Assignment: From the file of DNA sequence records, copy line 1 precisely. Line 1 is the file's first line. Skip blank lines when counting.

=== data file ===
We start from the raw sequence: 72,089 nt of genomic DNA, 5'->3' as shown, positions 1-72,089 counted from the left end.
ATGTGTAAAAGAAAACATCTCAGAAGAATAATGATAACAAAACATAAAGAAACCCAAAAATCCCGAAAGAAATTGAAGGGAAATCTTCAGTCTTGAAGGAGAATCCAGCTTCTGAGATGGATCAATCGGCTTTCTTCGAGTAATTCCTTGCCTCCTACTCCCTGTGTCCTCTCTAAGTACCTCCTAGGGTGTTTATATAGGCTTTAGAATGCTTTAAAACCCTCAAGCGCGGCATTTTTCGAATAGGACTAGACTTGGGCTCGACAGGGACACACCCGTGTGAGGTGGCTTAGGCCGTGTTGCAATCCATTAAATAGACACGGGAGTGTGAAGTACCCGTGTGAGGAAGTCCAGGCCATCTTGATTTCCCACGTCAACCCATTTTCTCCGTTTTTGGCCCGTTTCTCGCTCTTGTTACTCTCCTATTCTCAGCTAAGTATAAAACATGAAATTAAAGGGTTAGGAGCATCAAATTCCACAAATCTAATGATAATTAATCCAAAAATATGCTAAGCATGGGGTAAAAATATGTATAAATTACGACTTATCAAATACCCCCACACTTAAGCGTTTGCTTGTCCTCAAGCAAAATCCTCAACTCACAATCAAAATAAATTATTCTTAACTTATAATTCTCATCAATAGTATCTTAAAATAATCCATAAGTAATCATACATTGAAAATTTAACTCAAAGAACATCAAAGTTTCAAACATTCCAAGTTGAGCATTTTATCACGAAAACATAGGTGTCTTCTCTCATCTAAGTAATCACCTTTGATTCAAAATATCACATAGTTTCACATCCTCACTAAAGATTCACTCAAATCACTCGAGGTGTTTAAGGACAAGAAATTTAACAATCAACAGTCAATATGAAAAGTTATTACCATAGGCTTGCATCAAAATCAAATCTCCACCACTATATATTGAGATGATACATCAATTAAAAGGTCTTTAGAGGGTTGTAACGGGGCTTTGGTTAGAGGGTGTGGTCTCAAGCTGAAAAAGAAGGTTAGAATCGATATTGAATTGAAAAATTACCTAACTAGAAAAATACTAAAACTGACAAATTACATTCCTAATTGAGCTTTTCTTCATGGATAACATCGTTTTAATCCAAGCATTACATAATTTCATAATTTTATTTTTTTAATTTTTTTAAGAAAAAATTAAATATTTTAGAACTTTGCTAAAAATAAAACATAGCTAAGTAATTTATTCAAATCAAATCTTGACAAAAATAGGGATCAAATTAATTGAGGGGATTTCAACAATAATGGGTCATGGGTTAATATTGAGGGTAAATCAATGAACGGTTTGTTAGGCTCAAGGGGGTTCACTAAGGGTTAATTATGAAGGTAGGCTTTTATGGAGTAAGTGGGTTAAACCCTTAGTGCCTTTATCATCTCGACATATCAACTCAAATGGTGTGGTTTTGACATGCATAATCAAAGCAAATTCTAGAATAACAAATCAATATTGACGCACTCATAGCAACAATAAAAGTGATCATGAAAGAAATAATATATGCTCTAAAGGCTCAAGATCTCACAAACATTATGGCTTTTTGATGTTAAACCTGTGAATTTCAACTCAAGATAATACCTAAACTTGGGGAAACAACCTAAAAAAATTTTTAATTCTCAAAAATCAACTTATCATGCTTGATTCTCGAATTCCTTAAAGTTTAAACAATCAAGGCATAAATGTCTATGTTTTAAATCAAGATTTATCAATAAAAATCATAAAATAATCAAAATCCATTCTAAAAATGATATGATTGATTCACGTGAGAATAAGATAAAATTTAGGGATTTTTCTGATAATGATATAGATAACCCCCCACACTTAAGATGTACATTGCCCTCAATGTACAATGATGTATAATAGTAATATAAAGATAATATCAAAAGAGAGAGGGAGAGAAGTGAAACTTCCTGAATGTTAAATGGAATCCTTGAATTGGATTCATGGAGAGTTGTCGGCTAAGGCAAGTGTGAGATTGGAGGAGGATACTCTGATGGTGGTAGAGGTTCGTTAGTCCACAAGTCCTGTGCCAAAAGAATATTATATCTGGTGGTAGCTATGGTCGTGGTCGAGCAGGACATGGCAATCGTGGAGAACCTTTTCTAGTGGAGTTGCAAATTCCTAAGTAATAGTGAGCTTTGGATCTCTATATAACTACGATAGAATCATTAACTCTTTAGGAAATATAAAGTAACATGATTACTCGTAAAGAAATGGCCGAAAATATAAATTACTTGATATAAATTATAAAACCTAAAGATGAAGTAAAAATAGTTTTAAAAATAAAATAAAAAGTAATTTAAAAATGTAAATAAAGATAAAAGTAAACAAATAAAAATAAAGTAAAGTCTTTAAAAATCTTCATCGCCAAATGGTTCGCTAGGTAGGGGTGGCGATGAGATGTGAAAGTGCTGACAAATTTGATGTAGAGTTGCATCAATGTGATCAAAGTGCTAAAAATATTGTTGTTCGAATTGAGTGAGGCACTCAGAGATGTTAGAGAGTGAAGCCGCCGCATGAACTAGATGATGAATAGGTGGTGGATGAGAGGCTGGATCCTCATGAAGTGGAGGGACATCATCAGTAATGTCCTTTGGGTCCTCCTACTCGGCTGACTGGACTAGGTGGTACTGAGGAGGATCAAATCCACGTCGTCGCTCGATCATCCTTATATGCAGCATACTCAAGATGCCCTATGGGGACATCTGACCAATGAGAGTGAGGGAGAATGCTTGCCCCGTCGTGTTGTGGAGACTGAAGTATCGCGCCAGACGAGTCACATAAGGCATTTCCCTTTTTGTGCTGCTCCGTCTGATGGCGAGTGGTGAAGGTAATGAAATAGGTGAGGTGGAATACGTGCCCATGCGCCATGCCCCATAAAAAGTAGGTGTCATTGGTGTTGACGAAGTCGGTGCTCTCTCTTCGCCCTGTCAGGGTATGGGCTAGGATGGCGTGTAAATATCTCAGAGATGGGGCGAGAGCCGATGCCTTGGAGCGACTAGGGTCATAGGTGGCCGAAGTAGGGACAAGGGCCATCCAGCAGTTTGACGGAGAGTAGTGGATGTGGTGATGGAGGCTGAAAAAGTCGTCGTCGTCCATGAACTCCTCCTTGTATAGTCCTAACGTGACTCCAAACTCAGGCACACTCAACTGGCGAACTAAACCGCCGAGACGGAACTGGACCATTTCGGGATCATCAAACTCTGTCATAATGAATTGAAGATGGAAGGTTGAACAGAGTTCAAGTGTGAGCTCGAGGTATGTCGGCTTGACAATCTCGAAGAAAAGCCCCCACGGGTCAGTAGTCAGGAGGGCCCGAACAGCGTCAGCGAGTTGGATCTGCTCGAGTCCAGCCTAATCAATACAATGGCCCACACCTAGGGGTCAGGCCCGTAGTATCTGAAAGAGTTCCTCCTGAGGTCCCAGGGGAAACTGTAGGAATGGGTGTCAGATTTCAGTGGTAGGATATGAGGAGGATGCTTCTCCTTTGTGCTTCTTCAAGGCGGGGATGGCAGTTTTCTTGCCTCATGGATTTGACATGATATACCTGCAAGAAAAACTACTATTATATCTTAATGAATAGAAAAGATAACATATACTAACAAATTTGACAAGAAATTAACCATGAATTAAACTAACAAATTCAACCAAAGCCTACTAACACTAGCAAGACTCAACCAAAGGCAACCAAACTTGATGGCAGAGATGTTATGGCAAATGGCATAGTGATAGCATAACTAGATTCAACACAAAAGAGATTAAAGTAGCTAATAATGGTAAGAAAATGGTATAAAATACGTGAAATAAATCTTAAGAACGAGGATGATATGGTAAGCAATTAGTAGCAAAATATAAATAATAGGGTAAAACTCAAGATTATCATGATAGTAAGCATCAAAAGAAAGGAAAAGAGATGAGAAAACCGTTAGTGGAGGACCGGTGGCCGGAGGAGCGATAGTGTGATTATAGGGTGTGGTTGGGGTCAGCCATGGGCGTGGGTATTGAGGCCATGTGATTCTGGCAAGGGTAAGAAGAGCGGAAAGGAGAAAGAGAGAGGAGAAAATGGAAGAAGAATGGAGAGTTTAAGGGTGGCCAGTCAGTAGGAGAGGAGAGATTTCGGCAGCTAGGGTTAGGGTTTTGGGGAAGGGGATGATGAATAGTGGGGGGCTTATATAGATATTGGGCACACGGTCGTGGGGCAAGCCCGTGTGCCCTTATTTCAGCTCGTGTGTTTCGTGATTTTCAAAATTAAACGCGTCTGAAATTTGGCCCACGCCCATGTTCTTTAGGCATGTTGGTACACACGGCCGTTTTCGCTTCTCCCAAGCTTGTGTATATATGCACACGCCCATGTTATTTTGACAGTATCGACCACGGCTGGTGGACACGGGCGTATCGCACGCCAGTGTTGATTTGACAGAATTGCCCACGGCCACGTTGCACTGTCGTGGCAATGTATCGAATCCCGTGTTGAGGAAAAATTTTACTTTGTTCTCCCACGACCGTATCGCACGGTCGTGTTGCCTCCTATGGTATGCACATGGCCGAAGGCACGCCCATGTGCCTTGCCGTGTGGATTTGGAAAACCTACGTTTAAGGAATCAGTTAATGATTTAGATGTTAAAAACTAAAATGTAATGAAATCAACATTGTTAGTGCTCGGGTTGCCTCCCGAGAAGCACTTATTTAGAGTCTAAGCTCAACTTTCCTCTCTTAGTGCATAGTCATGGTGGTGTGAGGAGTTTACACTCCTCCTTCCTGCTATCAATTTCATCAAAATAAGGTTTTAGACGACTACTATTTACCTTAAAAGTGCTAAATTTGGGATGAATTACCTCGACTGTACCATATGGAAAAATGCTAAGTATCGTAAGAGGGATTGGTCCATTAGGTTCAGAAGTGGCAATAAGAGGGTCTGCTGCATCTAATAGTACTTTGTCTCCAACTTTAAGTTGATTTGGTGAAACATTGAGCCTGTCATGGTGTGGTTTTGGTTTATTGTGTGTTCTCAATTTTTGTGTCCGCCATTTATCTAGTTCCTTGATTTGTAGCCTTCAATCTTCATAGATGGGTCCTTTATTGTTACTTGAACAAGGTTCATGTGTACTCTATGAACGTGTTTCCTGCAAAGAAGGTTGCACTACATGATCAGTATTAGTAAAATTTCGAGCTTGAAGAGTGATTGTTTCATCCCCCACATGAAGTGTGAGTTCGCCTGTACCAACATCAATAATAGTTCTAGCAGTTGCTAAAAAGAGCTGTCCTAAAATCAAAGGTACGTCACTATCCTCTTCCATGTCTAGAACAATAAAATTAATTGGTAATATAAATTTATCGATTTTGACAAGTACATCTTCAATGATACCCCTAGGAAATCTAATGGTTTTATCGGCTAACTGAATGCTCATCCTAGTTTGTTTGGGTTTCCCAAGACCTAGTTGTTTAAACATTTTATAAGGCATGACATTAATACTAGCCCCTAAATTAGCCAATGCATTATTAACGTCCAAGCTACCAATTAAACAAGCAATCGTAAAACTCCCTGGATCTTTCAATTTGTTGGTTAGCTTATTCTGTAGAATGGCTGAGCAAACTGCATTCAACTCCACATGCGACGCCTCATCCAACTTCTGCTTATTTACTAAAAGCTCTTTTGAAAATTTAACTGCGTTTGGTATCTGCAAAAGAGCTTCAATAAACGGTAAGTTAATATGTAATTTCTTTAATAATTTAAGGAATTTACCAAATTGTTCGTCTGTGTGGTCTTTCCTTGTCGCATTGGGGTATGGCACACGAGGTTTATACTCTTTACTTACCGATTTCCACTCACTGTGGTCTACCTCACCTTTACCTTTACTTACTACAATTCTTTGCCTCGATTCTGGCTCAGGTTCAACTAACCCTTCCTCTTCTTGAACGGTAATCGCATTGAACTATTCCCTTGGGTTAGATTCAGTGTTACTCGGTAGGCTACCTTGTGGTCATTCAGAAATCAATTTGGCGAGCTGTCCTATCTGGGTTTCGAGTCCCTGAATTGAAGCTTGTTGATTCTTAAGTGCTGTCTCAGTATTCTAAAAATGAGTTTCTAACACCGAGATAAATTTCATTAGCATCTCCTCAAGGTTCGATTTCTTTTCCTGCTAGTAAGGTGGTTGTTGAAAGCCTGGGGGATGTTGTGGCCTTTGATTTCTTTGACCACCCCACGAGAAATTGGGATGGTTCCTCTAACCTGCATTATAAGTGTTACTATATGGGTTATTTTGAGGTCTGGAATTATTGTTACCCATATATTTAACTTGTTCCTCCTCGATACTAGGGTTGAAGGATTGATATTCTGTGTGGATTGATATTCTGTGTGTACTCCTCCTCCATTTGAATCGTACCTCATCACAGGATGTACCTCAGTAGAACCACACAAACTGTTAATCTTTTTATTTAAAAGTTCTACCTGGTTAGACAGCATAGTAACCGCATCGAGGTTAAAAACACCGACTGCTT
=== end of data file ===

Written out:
We start from the raw sequence: 72,089 nt of genomic DNA, 5'->3' as shown, positions 1-72,089 counted from the left end.